Why children are tempted by marshmallows

The most famous, and controversial, food in developmental psychology is the marshmallow. This humble creation of sugar and gelatin was raised to fame by Walter Mischel, who many years ago plunked marshmallows in front of preschoolers and instructed them not to eat them. The immediate results, dramatized in the video below, are not exactly surprising: Children…

A battle over the link between strep and OCD

Today I introduced a class of students to the notion that a strep infection could give a child obsessive compulsive disorder (OCD). The idea was first widely publicized in the memoir “Saving Sammy: Curing the Boy Who Caught OCD“, and briefly recapped in this clip from the Today Show: I am already on record as identifying this…

Can children learn language from television?

My nephew is currently snuggled up with a Curious George plushie he got for his birthday. Let’s revisit what his love of the cartoon character might have meant for his language, in this post from July 11, 2013 originally called “Life imitates art: Child imitates monkey”. Imitation of television is certainly dangerous…to my sister’s sanity.…

A duck and a rabbit walk into a book….

Every now and then, you find psychology in the children’s section of the bookstore. I don’t mean in the books that teach children how to control their emotions, or teach parents how their children think. Sometimes, psychology sneaks in an unexpected ways, as in Amy Krouse Rosenthal’s Duck! Rabbit!, which is animated in this video: The…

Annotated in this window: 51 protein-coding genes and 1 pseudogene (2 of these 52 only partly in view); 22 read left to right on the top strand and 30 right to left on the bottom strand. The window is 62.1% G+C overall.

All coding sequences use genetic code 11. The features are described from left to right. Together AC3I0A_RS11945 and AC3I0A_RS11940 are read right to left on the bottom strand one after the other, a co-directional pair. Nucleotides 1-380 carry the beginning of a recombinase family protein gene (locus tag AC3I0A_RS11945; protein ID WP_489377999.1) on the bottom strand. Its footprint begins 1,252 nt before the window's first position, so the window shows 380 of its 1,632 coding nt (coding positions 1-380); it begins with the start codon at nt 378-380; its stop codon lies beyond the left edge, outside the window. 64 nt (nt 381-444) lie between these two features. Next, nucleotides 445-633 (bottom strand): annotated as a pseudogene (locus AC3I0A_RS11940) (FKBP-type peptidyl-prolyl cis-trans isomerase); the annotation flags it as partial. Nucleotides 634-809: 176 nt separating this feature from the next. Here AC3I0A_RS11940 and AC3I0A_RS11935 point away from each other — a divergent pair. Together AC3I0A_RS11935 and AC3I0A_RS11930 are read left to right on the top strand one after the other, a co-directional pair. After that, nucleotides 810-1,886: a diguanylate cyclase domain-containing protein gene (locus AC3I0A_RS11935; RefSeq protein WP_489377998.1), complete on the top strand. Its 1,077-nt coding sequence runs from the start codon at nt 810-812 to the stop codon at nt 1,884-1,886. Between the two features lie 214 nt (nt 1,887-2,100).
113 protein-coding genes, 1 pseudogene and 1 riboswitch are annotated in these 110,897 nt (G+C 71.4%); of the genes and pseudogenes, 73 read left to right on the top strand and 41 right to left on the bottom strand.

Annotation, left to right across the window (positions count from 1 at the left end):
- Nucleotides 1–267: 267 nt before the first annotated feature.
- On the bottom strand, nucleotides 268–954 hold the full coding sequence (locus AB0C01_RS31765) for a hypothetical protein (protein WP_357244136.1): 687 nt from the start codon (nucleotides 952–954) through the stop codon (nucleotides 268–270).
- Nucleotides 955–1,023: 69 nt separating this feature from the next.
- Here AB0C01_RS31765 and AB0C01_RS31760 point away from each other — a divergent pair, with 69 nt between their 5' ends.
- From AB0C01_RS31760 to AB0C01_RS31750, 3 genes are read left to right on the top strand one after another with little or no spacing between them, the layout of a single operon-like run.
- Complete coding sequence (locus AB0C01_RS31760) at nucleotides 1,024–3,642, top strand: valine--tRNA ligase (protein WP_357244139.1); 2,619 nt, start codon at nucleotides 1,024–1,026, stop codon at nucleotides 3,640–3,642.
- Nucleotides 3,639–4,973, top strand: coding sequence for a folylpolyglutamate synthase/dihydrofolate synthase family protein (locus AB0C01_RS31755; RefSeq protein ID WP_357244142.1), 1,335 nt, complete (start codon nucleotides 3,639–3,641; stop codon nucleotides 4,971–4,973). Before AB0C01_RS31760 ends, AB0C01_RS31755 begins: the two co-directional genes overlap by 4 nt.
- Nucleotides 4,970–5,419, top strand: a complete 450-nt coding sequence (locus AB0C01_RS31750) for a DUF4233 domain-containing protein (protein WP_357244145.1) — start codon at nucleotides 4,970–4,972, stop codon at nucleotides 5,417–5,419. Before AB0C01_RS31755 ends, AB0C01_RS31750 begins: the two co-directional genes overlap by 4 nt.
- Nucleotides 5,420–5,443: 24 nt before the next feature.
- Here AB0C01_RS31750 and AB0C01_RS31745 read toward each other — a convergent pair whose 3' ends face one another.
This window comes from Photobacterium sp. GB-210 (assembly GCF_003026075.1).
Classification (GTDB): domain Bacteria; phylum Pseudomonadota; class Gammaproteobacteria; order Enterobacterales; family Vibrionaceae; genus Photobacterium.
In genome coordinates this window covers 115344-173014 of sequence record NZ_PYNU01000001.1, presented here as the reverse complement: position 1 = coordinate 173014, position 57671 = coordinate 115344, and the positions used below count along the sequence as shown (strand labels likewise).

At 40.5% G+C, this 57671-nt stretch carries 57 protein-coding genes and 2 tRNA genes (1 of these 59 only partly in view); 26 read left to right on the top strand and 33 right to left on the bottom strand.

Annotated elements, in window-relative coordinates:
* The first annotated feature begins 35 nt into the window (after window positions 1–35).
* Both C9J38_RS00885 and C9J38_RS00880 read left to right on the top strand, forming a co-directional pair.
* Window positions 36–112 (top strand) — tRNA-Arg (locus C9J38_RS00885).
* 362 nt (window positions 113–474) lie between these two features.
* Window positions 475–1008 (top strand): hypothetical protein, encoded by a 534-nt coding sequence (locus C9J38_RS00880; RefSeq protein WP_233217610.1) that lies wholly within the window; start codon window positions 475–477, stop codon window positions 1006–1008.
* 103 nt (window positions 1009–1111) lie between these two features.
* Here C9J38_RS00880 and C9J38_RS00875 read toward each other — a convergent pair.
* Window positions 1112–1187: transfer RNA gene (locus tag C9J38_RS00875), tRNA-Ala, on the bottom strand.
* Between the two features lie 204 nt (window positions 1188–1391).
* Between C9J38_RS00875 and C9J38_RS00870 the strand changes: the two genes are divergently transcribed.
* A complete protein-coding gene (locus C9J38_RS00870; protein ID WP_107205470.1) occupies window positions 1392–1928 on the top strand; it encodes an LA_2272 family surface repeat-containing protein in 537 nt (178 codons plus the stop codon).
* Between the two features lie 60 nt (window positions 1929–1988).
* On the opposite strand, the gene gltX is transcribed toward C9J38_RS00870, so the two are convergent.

The Power of a Bedtime Story

My 4-year-old nephew has an eclectic taste in bed-time stories. One week my sister will find herself reading the adventures of Spryo versus The Mega Monsters, the next week recounting the emotional journey of Mo Willem’s Knuffle Bunny, and the next reading captions out of Smithsonian’s Human: The Definitive Visual Guide. (Yes, at my nephew’s…

Two sides to learning to think ahead

Today, I’m celebrating my latest article reaching the final stage of publication. Time to see how well I do explaining my own research for a broad audience. My mother once told me that when my sister and I were children, she didn’t envy the parents with the adorable tiny newborns, or the parents with teenagers…